1 Chronicles 4:31
And at Bethmarcaboth, and Hazarsusim, and at Bethbirei, and at Shaaraim. These were their cities unto the reign of David.
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(31) Beth-marcaboth = “house of chariots.”

Hazar - susim = “village of horses;” for which Hazarsusah is an equivalent (susah being used as a collective word).

Beth-birei.—Probably a corrupt writing of Beth-lebaoth, “house of lionesses” (Joshua 19:6), for which Joshua 15:32 has the contraction Lebaoth. There were lions in the wilds of Judah (1Samuel 17:34). (Comp. Judges 14:5; 1Kings 13:24.)

Shaaraim (two gates) is Sharuhen (Joshua 19:6), and Shilhim (Joshua 15:32). Sharuhen is known from Egyptian inscriptions (Sharuhuna).

These were their cities unto the reign of David, and their villages.Joshua 19:6 shows that this is the right punctuation: “And Beth-lebaoth and Sharuhen: thirteen towns, and their villages.”

Unto the reign of David.—Does this mean that in the age of David the thirteen cities passed from the possession of the Simeonites? Ziklag, at all events, was at that time a Philistine borough (1Samuel 27:6).

1 Chronicles 4:31. These were their cities — Several of these cities, though given to Simeon by Joshua, yet, through the sloth or cowardice of that tribe, were not taken from the Philistines until David’s time, who took some of them, and, the Simeonites having justly forfeited their right to them by their neglect, gave them to his own tribe. For it is evident concerning Ziklag, one of them, that it was in the Philistines’ hands in David’s time, and by them given to him, and by him annexed to the tribe of Judah, 1 Samuel 27:6.

4:1-43 Genealogies. - In this chapter we have a further account of Judah, the most numerous and most famous of all the tribes; also an account of Simeon. The most remarkable person in this chapter is Jabez. We are not told upon what account Jabez was more honourable than his brethren; but we find that he was a praying man. The way to be truly great, is to seek to do God's will, and to pray earnestly. Here is the prayer he made. Jabez prayed to the living and true God, who alone can hear and answer prayer; and, in prayer he regarded him as a God in covenant with his people. He does not express his promise, but leaves it to be understood; he was afraid to promise in his own strength, and resolved to devote himself entirely to God. Lord, if thou wilt bless me and keep me, do what thou wilt with me; I will be at thy command and disposal for ever. As the text reads it, this was the language of a most ardent and affectionate desire, Oh that thou wouldest bless me! Four things Jabez prayed for. 1. That God would bless him indeed. Spiritual blessings are the best blessings: God's blessings are real things, and produce real effects. 2. That He would enlarge his coast. That God would enlarge our hearts, and so enlarge our portion in himself, and in the heavenly Canaan, ought to be our desire and prayer. 3. That God's hand might be with him. God's hand with us, to lead us, protect us, strengthen us, and to work all our works in us and for us, is a hand all-sufficient for us. 4. That he would keep him from evil, the evil of sin, the evil of trouble, all the evil designs of his enemies, that they might not hurt, nor make him a Jabez indeed, a man of sorrow. God granted that which he requested. God is ever ready to hear prayer: his ear is not now heavy.Unto the reign of David - It is not quite clear why this clause is added. Perhaps the writer is quoting from a document belonging to David's reign. Or, he may mean that some of the cities, as Ziklag 1 Samuel 27:6, were lost to Simeon about David's time. 31-43. These were their cities unto the reign of David—In consequence of the sloth or cowardice of the Simeonites, some of the cities within their allotted territory were only nominally theirs. They were never taken from the Philistines until David's time, when, the Simeonites having forfeited all claim to them, he assigned them to his own tribe of Judah (1Sa 27:6). Either,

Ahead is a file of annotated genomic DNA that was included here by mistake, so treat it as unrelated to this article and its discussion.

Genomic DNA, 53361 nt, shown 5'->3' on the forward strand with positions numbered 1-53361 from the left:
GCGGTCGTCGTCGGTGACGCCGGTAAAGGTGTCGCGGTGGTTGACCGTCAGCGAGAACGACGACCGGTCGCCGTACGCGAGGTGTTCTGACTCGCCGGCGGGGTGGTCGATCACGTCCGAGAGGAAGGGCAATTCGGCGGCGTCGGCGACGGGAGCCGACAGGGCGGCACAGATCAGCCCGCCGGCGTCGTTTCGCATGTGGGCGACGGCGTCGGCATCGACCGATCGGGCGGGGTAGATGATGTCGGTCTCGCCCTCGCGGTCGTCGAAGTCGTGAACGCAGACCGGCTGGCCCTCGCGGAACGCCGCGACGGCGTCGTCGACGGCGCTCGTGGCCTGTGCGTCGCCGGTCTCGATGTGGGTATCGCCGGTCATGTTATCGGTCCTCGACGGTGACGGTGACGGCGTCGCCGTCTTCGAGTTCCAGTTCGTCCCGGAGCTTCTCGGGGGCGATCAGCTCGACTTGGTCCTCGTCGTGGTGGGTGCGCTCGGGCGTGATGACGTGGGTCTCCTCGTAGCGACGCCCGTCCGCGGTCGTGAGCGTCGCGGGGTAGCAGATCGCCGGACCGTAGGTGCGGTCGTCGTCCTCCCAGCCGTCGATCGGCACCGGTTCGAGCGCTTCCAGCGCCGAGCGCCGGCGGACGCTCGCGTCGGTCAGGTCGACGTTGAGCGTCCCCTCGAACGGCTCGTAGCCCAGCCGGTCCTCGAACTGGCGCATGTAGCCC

1. Of David’s posterity, i.e. as long as the kingdom of Judah lasted, or until the captivity of Babylon. But this seems not to be true, for Simeon was gone into captivity with the rest of the ten tribes long before that time. Or rather,

2. Of David himself. And this may seem to be added, because some of these cities, though given to Simeon by Joshua, yet through the sloth or cowardice of that tribe were not taken from the Philistines until David’s time, who took some of them, and, the Simeonites having justly forfeited their right to them by their neglect, gave them to his own tribe. For it is evident concerning Ziklag, one of them, that it was in the Philistines’ hands in David’s time, and by them given to him, and by him annexed to the tribe of Judah, 1 Samuel 27:6.

And they dwelt at Beersheba,.... posterity of Simeon; and this and the other places of their habitation are mentioned in the same order, and with very little variation of names to the end of 1 Chronicles 4:31, as in Joshua 19:2 and here, at 1 Chronicles 4:31 it is added:

these were their cities unto the reign of David; when, according to Kimchi, and other Jewish writers, he expelled them from thence, and restored them to the tribe of Judah.

And at Bethmarcaboth, and Hazarsusim, and at Bethbirei, and at Shaaraim. These were their cities unto the reign of {k} David.

(k) Then David restored them to the tribe of Judah.